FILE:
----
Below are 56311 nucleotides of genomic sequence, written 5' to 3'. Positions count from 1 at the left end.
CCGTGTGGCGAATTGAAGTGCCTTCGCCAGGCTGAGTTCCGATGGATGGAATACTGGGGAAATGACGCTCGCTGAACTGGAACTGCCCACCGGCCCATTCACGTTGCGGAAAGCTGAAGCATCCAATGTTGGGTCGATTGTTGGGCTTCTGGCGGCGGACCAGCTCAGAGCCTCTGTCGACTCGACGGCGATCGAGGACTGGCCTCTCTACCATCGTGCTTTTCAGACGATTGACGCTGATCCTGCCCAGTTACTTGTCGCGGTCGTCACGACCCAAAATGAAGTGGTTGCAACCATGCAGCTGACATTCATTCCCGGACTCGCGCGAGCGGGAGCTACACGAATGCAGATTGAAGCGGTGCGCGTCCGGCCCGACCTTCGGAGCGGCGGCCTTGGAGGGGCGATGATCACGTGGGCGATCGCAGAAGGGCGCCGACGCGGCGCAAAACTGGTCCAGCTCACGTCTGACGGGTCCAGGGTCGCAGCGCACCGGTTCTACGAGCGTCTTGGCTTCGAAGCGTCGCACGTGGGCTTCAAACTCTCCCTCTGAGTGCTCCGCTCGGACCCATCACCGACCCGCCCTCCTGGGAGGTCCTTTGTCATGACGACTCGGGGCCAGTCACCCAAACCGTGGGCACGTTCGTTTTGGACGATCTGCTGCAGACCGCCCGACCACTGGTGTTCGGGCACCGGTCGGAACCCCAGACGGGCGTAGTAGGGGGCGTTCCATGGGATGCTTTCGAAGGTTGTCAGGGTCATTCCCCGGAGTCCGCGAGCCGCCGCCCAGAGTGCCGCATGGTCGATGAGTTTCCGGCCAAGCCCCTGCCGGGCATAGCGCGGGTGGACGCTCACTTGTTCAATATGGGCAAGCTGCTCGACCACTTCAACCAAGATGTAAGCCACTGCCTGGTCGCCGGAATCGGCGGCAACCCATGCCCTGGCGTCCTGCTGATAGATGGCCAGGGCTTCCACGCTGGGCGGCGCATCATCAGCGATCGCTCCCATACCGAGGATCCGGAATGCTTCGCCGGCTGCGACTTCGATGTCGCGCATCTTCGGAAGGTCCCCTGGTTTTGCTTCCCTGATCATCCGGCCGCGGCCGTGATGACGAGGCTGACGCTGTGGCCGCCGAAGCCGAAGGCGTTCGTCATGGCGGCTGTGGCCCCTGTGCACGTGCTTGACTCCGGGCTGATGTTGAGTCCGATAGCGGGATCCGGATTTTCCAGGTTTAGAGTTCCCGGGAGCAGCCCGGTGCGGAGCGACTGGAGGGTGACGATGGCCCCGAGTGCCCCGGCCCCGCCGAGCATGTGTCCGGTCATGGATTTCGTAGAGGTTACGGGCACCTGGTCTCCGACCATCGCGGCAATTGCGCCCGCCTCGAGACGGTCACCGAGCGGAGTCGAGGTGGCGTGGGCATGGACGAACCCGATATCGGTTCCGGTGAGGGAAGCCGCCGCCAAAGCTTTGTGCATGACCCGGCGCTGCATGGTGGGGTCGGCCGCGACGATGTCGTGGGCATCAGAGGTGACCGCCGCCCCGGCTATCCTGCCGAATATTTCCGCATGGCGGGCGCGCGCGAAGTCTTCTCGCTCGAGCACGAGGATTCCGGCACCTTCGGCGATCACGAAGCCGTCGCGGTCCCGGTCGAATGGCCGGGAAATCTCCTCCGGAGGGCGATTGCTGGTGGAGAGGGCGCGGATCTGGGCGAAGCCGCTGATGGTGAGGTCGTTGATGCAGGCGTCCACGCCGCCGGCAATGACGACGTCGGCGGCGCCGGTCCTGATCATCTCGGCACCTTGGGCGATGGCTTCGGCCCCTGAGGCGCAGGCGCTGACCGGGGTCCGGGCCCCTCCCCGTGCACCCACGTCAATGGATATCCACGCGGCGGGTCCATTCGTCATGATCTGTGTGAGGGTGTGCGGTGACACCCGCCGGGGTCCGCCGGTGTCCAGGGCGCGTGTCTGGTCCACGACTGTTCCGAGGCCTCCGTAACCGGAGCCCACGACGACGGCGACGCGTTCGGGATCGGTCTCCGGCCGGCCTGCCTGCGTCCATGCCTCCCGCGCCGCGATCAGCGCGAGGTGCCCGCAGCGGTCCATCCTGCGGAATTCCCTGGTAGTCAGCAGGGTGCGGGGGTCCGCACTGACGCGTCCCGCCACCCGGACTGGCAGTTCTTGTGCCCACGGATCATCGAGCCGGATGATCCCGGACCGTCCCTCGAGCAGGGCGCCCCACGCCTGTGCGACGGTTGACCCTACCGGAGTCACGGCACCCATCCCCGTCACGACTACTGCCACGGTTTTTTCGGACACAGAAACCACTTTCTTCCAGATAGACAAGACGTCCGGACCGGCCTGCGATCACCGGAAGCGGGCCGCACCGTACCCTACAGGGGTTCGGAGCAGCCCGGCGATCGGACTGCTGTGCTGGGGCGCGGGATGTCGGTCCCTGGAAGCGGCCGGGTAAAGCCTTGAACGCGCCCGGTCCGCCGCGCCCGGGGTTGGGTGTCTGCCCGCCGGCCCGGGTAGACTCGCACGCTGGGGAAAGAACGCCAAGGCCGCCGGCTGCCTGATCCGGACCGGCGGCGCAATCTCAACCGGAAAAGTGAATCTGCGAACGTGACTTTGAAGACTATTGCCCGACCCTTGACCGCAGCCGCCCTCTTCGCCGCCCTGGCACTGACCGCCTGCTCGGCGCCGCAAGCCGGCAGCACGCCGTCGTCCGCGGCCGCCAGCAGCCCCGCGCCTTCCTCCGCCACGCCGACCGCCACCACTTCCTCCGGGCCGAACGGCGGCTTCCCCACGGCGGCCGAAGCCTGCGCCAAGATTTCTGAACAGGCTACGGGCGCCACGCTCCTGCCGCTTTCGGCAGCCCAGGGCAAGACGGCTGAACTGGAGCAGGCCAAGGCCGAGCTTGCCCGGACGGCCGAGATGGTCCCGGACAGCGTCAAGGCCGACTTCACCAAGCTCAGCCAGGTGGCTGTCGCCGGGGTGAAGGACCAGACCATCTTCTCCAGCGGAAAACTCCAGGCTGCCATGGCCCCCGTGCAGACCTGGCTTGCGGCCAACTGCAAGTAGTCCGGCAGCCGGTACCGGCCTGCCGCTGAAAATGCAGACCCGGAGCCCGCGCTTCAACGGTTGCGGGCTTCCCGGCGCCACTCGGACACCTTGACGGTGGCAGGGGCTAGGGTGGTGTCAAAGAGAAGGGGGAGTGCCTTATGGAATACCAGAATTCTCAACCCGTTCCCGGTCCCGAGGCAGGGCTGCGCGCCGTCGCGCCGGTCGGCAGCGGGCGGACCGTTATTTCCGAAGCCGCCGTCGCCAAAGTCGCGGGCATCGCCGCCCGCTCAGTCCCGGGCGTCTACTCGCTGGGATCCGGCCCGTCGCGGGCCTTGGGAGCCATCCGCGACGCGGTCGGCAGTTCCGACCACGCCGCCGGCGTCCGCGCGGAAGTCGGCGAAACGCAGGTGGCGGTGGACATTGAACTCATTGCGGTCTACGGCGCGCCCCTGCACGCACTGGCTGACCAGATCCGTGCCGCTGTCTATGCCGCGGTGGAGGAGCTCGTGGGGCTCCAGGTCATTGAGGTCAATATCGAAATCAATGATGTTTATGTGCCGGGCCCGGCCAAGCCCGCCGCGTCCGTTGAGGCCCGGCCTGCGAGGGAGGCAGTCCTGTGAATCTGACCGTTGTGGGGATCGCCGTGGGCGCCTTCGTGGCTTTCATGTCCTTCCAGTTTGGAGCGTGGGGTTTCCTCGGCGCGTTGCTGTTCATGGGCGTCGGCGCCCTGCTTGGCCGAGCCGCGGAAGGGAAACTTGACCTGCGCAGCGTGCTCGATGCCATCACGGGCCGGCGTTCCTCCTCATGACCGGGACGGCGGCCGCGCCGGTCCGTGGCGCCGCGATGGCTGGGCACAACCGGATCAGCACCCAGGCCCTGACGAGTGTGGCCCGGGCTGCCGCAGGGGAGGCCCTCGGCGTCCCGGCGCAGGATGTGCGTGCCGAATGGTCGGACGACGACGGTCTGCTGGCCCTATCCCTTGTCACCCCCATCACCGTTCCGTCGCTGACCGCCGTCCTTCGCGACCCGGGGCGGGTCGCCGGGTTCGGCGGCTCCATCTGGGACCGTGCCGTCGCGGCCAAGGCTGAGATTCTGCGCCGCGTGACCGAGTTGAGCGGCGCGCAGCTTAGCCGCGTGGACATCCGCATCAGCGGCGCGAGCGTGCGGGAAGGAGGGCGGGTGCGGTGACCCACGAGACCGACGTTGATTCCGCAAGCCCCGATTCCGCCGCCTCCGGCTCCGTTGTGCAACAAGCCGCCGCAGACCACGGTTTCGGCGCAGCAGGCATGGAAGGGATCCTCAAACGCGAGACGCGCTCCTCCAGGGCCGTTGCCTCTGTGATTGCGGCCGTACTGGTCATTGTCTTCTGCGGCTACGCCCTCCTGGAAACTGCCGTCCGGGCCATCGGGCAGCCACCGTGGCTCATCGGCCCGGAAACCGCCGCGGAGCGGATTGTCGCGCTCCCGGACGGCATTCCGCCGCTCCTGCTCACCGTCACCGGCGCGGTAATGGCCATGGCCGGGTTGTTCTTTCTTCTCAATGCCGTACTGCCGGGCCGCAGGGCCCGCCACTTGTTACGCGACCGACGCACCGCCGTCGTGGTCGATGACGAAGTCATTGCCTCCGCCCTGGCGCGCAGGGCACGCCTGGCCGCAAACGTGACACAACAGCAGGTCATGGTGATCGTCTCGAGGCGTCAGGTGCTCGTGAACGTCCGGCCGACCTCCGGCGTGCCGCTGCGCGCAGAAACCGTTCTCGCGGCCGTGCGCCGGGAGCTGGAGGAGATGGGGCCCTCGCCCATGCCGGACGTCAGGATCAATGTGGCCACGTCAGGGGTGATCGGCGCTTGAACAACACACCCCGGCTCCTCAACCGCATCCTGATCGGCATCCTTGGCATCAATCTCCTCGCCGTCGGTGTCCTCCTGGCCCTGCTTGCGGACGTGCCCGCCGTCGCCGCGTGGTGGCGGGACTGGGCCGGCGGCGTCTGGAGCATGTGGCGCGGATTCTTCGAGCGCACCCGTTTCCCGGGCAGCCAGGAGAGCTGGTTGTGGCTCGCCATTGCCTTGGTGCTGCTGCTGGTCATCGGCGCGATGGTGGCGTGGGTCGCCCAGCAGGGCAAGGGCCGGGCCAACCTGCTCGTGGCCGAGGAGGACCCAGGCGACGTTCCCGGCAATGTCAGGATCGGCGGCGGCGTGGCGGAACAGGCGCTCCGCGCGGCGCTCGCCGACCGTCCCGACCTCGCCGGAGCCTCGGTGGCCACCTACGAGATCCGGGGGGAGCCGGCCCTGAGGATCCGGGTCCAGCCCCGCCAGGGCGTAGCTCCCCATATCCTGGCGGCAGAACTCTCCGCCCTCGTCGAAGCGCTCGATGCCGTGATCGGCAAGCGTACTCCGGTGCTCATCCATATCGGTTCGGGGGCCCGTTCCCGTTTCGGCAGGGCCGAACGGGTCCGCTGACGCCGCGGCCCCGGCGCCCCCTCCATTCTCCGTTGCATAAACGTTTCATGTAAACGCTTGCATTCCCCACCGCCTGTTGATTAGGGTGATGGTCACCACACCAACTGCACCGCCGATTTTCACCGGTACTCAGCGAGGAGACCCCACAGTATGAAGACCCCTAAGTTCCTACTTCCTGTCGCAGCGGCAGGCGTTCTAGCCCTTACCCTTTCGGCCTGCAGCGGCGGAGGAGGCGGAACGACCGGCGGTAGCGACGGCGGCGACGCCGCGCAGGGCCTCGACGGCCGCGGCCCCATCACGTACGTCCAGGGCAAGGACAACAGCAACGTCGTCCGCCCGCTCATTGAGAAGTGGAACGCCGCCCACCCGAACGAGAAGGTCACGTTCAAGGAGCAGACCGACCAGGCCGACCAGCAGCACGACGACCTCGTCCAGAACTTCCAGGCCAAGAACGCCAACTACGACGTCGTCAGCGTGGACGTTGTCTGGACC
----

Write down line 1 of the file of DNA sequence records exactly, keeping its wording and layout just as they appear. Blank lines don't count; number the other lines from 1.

Below are 56311 nucleotides of genomic sequence, written 5' to 3'. Positions count from 1 at the left end.